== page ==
This is a wonderful time to visit the capital of Andalucia. It has one of the kindest climates in Europe with temperatures often reaching 20°C even in the winter months. There is also the virtual absence of any tourists at this time that means the city, the tapas and flamenco bars and the main sights are all shown at their best.

 This lays the background for a wonderful crowd-free winter weekend and a planned itinerary. Another reason for visiting at this time is that it is the natural pause between Christmas and the New Year just past and the extraordinary activities of Holy Week at Easter.
During the day, one can visit the incredible historic sites and museums to be found in this beautiful city. The Cathedral is over 600 years in being and is located in a wonderful position opposite the Alcazar. It’s Gothic architecture replaced the old mosque that was here when the Moors inhabited Andalucia for 400 years. The builders wanted to replace the mosque with the largest church to be found in Christendom. The interior is huge and was finished just after Columbus returned from his travels to the Americas. It’s spectacular vaulting spreads across its five naves and comprises of the most intricate stonework found in any comparable structure.


 There has always been the inference that was Columbus indeed ever buried here but inside the cathedral the 20th century to dedicate to him is still to be found. The decorative and gilded altarpiece has more than 1000 carved figures and in itself is awe-inspiring.
The Alcazar is Sevilla’s royal palace which again superimposed the original Moorish mausoleum. It is housed in a huge complex of courtyards, sunken gardens, patios and reception halls that are beautifully designed and date back to the 14th century. Interestingly, the Alcazar does retain Moorish influence as Muslim craftsmen remained in the city and were retained to work on the palace. Other Muslim craftsmen were also hired from Granada. On a warm winters day, there is nothing to compare with a stroll through these wonderful gardens and the terraces, framed by low hedges, reflecting in the pools with their backdrop of palm trees.

 In the evening there is so much to do in the city. Sevilla is infamous for flamenco which in turn, epitomises all that is Spain. The city is the home of the best flamenco bars and shows in the country. The origins of the dance and the music reach back to Byzantine, Sephardic, and Moorish times with the inbred influence of the gypsy most prolific. Because of this, the dance in particular was free and open to many interpretations and this is what gives the added excitement of watching or joining in. Those participating learned by natural influences but now however, most are formally trained with shows that are spectacularly mounted.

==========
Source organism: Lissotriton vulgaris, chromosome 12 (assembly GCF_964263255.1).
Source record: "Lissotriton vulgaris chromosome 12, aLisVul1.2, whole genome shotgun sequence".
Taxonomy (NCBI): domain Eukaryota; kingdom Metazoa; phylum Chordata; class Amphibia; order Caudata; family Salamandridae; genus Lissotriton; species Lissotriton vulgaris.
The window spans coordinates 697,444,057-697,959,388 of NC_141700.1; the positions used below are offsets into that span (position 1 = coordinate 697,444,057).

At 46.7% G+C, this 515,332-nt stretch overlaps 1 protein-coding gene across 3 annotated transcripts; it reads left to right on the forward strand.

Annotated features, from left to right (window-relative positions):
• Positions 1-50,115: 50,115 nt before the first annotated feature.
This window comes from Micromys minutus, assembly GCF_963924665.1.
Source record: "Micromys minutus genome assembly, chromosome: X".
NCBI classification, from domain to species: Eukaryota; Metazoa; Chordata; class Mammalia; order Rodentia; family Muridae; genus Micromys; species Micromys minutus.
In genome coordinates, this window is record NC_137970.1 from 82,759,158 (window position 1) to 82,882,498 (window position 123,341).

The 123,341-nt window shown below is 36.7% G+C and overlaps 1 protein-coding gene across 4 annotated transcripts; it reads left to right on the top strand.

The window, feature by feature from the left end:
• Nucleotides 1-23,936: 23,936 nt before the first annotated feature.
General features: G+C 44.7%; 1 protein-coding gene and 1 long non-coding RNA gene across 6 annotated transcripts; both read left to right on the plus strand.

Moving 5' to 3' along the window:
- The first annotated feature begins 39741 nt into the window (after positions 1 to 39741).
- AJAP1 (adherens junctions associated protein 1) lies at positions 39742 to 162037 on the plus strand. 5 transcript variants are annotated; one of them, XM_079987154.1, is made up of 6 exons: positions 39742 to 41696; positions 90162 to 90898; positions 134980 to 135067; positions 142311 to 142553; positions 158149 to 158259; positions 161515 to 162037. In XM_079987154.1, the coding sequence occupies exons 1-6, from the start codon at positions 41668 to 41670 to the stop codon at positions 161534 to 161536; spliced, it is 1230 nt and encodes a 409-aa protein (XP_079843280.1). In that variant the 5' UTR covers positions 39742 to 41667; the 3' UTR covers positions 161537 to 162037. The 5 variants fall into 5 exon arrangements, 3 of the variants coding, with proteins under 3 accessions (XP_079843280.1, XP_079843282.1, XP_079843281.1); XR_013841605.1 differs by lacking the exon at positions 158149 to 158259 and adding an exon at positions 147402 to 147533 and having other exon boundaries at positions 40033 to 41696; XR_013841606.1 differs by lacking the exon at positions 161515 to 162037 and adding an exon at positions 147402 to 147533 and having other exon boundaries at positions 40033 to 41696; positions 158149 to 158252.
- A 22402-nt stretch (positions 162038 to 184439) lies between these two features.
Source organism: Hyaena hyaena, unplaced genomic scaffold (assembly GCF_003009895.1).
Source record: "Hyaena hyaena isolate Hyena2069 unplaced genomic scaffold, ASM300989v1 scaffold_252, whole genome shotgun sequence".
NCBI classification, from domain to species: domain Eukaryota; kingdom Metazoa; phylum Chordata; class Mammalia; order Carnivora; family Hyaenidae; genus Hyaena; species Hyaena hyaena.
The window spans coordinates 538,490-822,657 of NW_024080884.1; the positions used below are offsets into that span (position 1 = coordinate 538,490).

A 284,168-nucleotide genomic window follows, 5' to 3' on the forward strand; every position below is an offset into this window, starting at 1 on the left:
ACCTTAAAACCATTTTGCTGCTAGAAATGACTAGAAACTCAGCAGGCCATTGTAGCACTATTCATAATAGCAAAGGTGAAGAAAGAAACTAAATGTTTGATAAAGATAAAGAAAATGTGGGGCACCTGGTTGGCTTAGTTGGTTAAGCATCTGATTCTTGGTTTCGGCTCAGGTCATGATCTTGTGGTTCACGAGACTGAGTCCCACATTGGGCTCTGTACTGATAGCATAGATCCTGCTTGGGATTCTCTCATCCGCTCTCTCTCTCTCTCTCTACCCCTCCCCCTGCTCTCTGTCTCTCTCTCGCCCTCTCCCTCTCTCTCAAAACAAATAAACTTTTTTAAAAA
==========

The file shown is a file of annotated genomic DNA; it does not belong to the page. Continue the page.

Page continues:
What hasn’t diminished is that Sevilla is still a hotbed of Spanish culture, passion and seduction being borne out of centuries long tradition.
Sevilla is easy to get to for a days visit or a long weekend and Cargest, the leading car hire in Malaga will be most helpful in helping plan your itinerary. Simply visit their website for more information.


RajoyPrime Minister Mariano Rajoy looked back over his first year in office and said “We must persevere in the reforms we have undertaken” and added that we need “comprehension and solidarity” from all our citizens. He further commented that we need to follow these lines order to overcome the economic situation.
Senor Rajoy explained that to offset the imbalance in the current public accounts it was necessary right from the start, to adopt extraordinary measures that were painful but fair, in order to reduce the deficit. He believes that as a result of approving the Budgetary Stability and Financial Sustainability Act, the foundations have been laid for avoiding a similar occurrence in the future.

Senor Rajoy stressed that to lay the foundations for stable and sustainable growth of our economy for the future is paramount. He said that if these reforms had not been taken, then Spain and its people would now be in a considerably worse situation.

“We still have a very tough year ahead of us, particularly in the first half, but we do expect to see an improvement in the second half of 2013″. He praised Spanish society for the way in which it is facing up to the problem, particularly acknowledging the sacrifices made by civil servants and pensioners.

More recently, Senor Rajoy explained that government reforms had avoided the weekend’s €100 billion loan to save its ailing banks from being seen as a bailout for the country. He added that without the changes introduced by the government, the decision for the loan would have been an intervention instead of what should be recognised as the opening of a credit line. He further explained that if we had not done what we have done in the past five months the recent proposal would have been seen as a bailout of the Kingdom of Spain.